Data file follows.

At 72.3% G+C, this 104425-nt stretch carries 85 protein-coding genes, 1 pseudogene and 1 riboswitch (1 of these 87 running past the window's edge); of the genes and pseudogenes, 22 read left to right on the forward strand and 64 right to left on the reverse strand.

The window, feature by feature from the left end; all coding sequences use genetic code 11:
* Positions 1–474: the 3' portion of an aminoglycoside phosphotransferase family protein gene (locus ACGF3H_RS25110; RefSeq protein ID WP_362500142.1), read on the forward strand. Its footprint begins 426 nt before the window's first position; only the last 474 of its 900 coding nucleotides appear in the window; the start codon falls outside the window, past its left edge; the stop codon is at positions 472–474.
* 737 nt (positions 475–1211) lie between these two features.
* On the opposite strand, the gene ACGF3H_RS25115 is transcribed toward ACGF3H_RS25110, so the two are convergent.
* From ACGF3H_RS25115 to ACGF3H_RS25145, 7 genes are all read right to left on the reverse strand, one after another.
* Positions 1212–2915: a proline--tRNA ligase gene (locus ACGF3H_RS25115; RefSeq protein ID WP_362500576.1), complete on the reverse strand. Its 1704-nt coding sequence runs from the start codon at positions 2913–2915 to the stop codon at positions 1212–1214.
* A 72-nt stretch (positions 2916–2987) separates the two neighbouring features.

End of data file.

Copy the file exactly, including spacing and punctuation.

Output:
At 72.3% G+C, this 104425-nt stretch carries 85 protein-coding genes, 1 pseudogene and 1 riboswitch (1 of these 87 running past the window's edge); of the genes and pseudogenes, 22 read left to right on the forward strand and 64 right to left on the reverse strand.

The window, feature by feature from the left end; all coding sequences use genetic code 11:
* Positions 1–474: the 3' portion of an aminoglycoside phosphotransferase family protein gene (locus ACGF3H_RS25110; RefSeq protein ID WP_362500142.1), read on the forward strand. Its footprint begins 426 nt before the window's first position; only the last 474 of its 900 coding nucleotides appear in the window; the start codon falls outside the window, past its left edge; the stop codon is at positions 472–474.
* 737 nt (positions 475–1211) lie between these two features.
* On the opposite strand, the gene ACGF3H_RS25115 is transcribed toward ACGF3H_RS25110, so the two are convergent.
* From ACGF3H_RS25115 to ACGF3H_RS25145, 7 genes are all read right to left on the reverse strand, one after another.
* Positions 1212–2915: a proline--tRNA ligase gene (locus ACGF3H_RS25115; RefSeq protein ID WP_362500576.1), complete on the reverse strand. Its 1704-nt coding sequence runs from the start codon at positions 2913–2915 to the stop codon at positions 1212–1214.
* A 72-nt stretch (positions 2916–2987) separates the two neighbouring features.